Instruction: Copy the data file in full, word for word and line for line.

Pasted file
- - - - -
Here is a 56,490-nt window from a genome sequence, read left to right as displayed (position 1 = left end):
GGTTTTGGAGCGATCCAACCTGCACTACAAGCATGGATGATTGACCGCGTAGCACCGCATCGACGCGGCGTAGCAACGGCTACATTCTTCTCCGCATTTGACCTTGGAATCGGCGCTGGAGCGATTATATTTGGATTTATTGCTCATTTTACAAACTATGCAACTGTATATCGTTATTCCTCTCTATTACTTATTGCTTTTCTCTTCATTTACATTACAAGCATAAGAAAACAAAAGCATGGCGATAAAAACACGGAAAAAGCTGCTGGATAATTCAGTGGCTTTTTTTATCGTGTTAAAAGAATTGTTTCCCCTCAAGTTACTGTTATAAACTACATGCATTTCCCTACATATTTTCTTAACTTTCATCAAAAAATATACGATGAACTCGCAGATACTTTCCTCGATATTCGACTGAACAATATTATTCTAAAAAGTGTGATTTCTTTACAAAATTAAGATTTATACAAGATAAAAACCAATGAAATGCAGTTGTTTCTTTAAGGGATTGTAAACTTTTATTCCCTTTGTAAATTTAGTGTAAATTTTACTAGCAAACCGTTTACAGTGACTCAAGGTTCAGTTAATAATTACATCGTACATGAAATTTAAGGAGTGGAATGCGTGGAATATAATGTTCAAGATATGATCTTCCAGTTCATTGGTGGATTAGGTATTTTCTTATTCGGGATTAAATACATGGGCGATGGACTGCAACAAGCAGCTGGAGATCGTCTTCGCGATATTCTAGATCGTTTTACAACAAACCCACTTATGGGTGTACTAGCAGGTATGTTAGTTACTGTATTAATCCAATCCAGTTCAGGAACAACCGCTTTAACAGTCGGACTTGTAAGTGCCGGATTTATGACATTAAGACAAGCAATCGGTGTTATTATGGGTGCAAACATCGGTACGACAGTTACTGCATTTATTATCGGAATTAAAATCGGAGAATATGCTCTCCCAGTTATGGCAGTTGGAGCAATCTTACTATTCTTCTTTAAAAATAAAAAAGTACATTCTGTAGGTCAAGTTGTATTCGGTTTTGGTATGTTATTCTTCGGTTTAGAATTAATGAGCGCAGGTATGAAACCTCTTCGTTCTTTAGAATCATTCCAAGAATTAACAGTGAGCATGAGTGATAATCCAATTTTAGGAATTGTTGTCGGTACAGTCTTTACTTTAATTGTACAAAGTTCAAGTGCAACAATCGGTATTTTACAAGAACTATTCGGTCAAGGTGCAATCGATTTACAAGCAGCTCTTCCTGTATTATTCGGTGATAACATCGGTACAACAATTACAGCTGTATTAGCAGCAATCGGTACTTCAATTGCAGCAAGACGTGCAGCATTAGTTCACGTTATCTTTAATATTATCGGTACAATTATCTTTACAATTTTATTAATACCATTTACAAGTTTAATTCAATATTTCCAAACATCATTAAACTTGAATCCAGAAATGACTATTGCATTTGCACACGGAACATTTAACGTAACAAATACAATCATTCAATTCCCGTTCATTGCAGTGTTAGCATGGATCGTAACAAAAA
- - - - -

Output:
Here is a 56,490-nt window from a genome sequence, read left to right as displayed (position 1 = left end):
GGTTTTGGAGCGATCCAACCTGCACTACAAGCATGGATGATTGACCGCGTAGCACCGCATCGACGCGGCGTAGCAACGGCTACATTCTTCTCCGCATTTGACCTTGGAATCGGCGCTGGAGCGATTATATTTGGATTTATTGCTCATTTTACAAACTATGCAACTGTATATCGTTATTCCTCTCTATTACTTATTGCTTTTCTCTTCATTTACATTACAAGCATAAGAAAACAAAAGCATGGCGATAAAAACACGGAAAAAGCTGCTGGATAATTCAGTGGCTTTTTTTATCGTGTTAAAAGAATTGTTTCCCCTCAAGTTACTGTTATAAACTACATGCATTTCCCTACATATTTTCTTAACTTTCATCAAAAAATATACGATGAACTCGCAGATACTTTCCTCGATATTCGACTGAACAATATTATTCTAAAAAGTGTGATTTCTTTACAAAATTAAGATTTATACAAGATAAAAACCAATGAAATGCAGTTGTTTCTTTAAGGGATTGTAAACTTTTATTCCCTTTGTAAATTTAGTGTAAATTTTACTAGCAAACCGTTTACAGTGACTCAAGGTTCAGTTAATAATTACATCGTACATGAAATTTAAGGAGTGGAATGCGTGGAATATAATGTTCAAGATATGATCTTCCAGTTCATTGGTGGATTAGGTATTTTCTTATTCGGGATTAAATACATGGGCGATGGACTGCAACAAGCAGCTGGAGATCGTCTTCGCGATATTCTAGATCGTTTTACAACAAACCCACTTATGGGTGTACTAGCAGGTATGTTAGTTACTGTATTAATCCAATCCAGTTCAGGAACAACCGCTTTAACAGTCGGACTTGTAAGTGCCGGATTTATGACATTAAGACAAGCAATCGGTGTTATTATGGGTGCAAACATCGGTACGACAGTTACTGCATTTATTATCGGAATTAAAATCGGAGAATATGCTCTCCCAGTTATGGCAGTTGGAGCAATCTTACTATTCTTCTTTAAAAATAAAAAAGTACATTCTGTAGGTCAAGTTGTATTCGGTTTTGGTATGTTATTCTTCGGTTTAGAATTAATGAGCGCAGGTATGAAACCTCTTCGTTCTTTAGAATCATTCCAAGAATTAACAGTGAGCATGAGTGATAATCCAATTTTAGGAATTGTTGTCGGTACAGTCTTTACTTTAATTGTACAAAGTTCAAGTGCAACAATCGGTATTTTACAAGAACTATTCGGTCAAGGTGCAATCGATTTACAAGCAGCTCTTCCTGTATTATTCGGTGATAACATCGGTACAACAATTACAGCTGTATTAGCAGCAATCGGTACTTCAATTGCAGCAAGACGTGCAGCATTAGTTCACGTTATCTTTAATATTATCGGTACAATTATCTTTACAATTTTATTAATACCATTTACAAGTTTAATTCAATATTTCCAAACATCATTAAACTTGAATCCAGAAATGACTATTGCATTTGCACACGGAACATTTAACGTAACAAATACAATCATTCAATTCCCGTTCATTGCAGTGTTAGCATGGATCGTAACAAAAA